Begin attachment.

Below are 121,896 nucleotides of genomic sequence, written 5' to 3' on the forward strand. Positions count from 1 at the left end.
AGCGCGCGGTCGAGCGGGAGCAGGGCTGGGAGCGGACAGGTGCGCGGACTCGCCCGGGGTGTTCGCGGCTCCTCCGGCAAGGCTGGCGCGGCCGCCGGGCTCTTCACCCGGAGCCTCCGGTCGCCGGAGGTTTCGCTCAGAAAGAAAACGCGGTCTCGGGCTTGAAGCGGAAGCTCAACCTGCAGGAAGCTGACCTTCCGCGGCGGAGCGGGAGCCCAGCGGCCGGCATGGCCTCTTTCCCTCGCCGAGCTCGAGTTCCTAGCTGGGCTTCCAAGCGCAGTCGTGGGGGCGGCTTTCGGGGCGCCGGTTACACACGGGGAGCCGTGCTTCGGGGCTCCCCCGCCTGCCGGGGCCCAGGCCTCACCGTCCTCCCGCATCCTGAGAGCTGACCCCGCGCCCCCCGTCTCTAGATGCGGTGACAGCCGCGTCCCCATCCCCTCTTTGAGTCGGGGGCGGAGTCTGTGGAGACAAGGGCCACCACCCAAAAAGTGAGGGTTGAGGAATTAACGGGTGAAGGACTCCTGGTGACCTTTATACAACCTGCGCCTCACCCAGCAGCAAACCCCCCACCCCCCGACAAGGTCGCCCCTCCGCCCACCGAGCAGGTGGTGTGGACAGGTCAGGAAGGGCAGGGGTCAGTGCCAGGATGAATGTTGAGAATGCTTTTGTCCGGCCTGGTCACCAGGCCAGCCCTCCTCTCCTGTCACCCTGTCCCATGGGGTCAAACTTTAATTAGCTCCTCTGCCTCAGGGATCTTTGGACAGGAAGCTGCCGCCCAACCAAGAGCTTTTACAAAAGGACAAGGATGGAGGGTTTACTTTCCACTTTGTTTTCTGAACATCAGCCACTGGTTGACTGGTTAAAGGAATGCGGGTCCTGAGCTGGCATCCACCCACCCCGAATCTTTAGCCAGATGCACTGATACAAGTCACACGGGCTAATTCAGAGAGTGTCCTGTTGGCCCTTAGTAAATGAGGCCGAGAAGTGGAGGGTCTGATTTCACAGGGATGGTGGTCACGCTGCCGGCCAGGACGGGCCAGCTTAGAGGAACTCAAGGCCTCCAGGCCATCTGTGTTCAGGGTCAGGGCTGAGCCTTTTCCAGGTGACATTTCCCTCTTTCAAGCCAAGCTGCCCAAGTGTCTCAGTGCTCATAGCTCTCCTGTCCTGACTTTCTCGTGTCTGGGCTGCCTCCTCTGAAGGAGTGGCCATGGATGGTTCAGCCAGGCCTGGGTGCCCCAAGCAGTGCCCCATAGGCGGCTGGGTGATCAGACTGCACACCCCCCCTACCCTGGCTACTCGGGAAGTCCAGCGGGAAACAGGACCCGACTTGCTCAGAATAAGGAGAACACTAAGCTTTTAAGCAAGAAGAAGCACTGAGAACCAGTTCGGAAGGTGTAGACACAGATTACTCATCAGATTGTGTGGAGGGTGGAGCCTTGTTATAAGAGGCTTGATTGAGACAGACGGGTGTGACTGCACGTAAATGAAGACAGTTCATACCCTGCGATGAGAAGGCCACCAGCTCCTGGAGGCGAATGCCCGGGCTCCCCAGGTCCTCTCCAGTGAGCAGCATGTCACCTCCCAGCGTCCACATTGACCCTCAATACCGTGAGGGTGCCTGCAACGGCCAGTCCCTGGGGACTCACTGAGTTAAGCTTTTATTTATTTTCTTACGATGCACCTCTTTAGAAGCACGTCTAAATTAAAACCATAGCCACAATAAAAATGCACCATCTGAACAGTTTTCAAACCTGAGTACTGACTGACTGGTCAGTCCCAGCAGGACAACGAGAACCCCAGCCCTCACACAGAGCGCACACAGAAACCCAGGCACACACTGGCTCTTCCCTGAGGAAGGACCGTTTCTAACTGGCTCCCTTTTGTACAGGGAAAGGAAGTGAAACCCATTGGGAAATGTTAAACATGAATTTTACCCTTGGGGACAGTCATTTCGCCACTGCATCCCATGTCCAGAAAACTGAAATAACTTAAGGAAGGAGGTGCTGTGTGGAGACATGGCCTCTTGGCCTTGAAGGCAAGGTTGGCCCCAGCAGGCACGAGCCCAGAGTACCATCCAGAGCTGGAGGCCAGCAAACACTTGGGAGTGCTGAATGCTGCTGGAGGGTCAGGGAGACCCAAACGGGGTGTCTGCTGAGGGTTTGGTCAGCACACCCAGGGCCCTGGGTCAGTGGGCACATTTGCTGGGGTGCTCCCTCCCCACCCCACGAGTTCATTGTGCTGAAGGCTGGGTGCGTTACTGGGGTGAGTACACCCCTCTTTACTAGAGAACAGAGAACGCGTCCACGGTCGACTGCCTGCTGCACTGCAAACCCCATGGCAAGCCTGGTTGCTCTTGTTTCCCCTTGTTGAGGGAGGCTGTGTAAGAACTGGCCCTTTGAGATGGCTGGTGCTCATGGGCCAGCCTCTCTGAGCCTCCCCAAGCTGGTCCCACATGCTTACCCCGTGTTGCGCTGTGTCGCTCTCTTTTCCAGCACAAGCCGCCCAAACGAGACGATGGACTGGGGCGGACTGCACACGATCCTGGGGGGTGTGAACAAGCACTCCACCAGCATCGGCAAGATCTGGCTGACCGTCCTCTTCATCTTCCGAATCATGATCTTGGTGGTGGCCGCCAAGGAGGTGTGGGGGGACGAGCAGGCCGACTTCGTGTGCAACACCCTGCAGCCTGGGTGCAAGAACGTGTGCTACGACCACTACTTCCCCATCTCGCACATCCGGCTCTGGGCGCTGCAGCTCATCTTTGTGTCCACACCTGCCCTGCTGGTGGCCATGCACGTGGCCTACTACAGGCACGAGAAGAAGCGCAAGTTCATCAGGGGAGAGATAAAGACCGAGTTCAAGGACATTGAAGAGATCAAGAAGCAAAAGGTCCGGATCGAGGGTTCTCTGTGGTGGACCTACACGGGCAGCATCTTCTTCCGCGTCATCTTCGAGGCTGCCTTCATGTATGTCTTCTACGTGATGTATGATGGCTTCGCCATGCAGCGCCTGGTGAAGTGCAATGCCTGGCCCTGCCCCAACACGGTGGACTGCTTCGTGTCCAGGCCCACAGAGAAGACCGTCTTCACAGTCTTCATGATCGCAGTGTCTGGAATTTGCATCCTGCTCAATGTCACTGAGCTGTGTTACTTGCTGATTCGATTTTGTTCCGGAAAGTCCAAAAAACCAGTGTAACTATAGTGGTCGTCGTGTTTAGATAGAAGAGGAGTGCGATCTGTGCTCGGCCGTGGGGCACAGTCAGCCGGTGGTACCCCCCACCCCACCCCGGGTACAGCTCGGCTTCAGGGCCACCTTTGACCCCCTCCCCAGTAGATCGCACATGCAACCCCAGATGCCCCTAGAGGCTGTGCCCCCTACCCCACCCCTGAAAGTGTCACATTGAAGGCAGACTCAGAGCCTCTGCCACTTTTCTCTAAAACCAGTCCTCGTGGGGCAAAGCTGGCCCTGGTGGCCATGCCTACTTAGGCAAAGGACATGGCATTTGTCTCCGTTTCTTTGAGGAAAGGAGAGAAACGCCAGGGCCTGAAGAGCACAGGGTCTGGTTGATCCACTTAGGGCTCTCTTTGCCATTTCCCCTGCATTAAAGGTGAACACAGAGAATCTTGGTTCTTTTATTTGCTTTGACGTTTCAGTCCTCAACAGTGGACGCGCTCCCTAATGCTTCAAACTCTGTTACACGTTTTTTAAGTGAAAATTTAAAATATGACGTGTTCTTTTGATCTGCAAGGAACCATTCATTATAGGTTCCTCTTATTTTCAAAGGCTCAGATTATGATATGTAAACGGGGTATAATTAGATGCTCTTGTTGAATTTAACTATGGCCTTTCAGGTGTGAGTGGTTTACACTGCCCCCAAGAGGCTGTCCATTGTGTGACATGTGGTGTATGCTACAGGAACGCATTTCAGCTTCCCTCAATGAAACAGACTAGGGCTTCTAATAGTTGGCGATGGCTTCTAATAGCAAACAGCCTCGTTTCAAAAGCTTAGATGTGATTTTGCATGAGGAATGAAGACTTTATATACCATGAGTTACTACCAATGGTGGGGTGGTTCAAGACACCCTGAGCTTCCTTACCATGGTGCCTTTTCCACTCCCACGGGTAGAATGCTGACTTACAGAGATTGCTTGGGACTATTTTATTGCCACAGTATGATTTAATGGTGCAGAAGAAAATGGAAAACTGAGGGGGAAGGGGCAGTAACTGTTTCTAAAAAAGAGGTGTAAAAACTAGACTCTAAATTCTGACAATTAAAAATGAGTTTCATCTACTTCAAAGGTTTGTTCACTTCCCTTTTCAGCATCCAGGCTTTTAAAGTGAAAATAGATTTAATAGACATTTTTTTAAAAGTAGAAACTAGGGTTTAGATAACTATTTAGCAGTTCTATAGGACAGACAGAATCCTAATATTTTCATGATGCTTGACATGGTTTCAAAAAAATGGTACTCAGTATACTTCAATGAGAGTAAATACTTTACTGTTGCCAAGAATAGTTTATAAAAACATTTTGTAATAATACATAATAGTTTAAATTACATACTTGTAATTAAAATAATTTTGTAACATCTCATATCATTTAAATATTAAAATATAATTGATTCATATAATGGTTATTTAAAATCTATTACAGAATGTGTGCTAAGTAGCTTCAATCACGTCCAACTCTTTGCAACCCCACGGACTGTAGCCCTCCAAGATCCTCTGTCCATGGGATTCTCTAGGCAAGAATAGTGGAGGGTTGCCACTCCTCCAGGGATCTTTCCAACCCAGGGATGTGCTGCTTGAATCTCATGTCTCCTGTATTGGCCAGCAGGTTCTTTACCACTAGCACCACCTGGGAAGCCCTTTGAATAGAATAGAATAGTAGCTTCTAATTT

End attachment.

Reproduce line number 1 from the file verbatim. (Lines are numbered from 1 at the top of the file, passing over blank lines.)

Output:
Below are 121,896 nucleotides of genomic sequence, written 5' to 3' on the forward strand. Positions count from 1 at the left end.